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Delivered Food

One of the many changes in our lives brought about by 21st century technology is the way we eat. Increasingly consumers are opting for delivered food, with the likes of Just Eat, Deliveroo and UberEats battling for supremacy. Gareth Ogden, partner, haysmacintyre , clarifies the current status of delivered food and predicts that the competition created by the major players may, in the long term, benefit restaurants.

Just Eat recently published impressive results for the first quarter of 2018; revenues were up 49% to £177m compared to the same period in 2017, underpinned by the Hungry House takeover. Deliveroo has also previously reported sales growth of more than 600% and recently announced further expansion plans reflecting the strong growth of the delivery market in the UK.

Delivery is here to stay

Whereas in the past, ordering a takeaway to eat at home was seen as a treat, it is increasingly becoming the norm. Technology has given access to a wider variety of options and cuisines, while a worsening work-life balance is increasingly making delivery more of a convenience option. This is a trend seen particularly among the younger, more tech-savvy generation. Indeed, it is the popularity among the younger generation that suggests the delivery boom is here to stay.

To date, Just Eat has acted as a sales platform between the restaurant and the customer – a one-stop online shop for a wide selection of local delivery options. It remained the responsibility of the restaurant to actually physically deliver the order to the customer.

Deliveroo and UberEats on the other hand, provide the delivery service, on top of taking the order. Typically, therefore, Just Eat has served mostly independent local restaurants that have their own delivery operation. Branded chains and higher end restaurants have tended to partner with Deliveroo or UberEats, which provide delivery drivers, leaving restaurants to focus on the quality and consistency of their food.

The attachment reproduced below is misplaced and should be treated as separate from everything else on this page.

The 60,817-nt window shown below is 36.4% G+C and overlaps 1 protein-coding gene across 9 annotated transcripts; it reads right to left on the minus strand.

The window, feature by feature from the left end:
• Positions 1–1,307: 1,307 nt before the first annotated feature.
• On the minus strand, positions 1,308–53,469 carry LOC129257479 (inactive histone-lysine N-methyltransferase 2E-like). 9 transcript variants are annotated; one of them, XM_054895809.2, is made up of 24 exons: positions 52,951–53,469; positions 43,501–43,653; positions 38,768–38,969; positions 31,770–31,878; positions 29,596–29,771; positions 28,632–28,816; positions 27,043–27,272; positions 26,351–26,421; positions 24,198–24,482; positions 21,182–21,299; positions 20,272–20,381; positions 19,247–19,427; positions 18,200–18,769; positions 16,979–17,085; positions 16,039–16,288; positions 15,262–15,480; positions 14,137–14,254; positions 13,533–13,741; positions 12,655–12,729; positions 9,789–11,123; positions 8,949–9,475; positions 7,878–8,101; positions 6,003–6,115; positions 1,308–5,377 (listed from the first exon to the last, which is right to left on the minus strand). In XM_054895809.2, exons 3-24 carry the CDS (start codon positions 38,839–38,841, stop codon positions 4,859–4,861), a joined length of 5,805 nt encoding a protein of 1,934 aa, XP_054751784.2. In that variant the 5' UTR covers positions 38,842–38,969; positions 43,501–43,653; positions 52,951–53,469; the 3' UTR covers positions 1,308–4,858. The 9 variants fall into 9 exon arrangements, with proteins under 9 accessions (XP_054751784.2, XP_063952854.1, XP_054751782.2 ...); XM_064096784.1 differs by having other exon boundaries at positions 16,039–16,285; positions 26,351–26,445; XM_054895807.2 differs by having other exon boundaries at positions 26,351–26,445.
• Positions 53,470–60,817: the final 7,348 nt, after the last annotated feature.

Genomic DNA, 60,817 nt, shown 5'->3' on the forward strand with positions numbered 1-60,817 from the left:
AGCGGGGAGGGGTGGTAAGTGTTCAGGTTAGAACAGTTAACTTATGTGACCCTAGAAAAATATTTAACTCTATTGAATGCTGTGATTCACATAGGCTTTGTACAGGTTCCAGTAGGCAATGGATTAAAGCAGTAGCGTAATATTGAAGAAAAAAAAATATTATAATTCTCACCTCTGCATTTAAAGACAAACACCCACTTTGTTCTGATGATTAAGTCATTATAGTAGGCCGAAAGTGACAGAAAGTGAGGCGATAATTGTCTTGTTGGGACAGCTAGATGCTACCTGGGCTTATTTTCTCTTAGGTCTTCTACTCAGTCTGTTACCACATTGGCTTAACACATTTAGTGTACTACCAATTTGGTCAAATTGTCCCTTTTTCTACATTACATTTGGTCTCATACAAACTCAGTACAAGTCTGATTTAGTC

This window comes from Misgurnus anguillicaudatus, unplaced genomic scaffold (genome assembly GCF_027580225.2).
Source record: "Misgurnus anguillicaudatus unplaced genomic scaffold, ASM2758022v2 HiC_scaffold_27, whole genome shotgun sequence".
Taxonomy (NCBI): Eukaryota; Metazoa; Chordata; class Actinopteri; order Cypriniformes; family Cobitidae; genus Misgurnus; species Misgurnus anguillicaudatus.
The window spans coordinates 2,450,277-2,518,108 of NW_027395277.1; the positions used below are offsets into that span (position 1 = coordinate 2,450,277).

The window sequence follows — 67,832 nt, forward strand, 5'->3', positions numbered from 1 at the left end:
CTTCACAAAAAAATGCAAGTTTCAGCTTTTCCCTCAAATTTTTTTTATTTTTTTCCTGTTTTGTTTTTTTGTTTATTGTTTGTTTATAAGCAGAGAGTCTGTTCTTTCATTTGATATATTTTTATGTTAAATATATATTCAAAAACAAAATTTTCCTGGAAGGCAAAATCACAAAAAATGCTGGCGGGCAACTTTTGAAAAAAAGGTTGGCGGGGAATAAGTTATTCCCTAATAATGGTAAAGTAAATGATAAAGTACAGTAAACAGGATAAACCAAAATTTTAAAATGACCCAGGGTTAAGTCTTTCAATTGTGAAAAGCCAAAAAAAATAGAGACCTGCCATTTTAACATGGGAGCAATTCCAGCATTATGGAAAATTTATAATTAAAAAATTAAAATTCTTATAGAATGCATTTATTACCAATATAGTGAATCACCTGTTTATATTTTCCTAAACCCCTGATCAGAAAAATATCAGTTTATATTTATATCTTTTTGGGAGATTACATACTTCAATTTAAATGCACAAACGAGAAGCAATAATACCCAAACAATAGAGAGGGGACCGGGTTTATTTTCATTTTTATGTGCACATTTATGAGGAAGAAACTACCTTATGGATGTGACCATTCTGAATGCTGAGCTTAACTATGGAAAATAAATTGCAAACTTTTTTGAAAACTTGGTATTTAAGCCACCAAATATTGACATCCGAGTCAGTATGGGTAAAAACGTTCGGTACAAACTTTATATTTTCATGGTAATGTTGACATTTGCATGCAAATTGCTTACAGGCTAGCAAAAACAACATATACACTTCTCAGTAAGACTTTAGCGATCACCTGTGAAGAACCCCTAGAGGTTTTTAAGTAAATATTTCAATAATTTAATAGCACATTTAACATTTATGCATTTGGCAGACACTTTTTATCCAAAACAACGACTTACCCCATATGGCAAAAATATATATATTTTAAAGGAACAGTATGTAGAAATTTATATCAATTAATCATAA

Fierce competition All this may be about to change as Just Eat is planning the roll-out of its own delivery service. This would be an interesting move from Just Eat as Deliveroo is well ahead in this market, with UberEats already playing catch-up for market share. Competition intensified further in June when Deliveroo announced a new ‘marketplace’ feature allowing restaurants that handle their own delivery to list alongside restaurants that use Deliveroo riders. They predict up to 5000 new restaurants will join their network.

Deliveroo is also developing its own offering by rolling out Point of Sale (POS) integration with restaurants. The new technology means that the online order is now automatically uploaded on to the restaurant’s sales system with no manual intervention required by staff. UberEats recently purchased OrderTalk with a view to a similar POS integration strategy.

FOOD ONLINE on mobile screenEat out fallout

What does this all mean for restaurants? There is a risk that the positive impact on increased delivery sales can actually be at the expense of eat-in sales. Restaurants already face high commission rates, increased pressure on kitchen staff to service delivery orders while maintaining a high-quality eat-in service and the negative visual impact of delivery drivers hanging around the restaurant.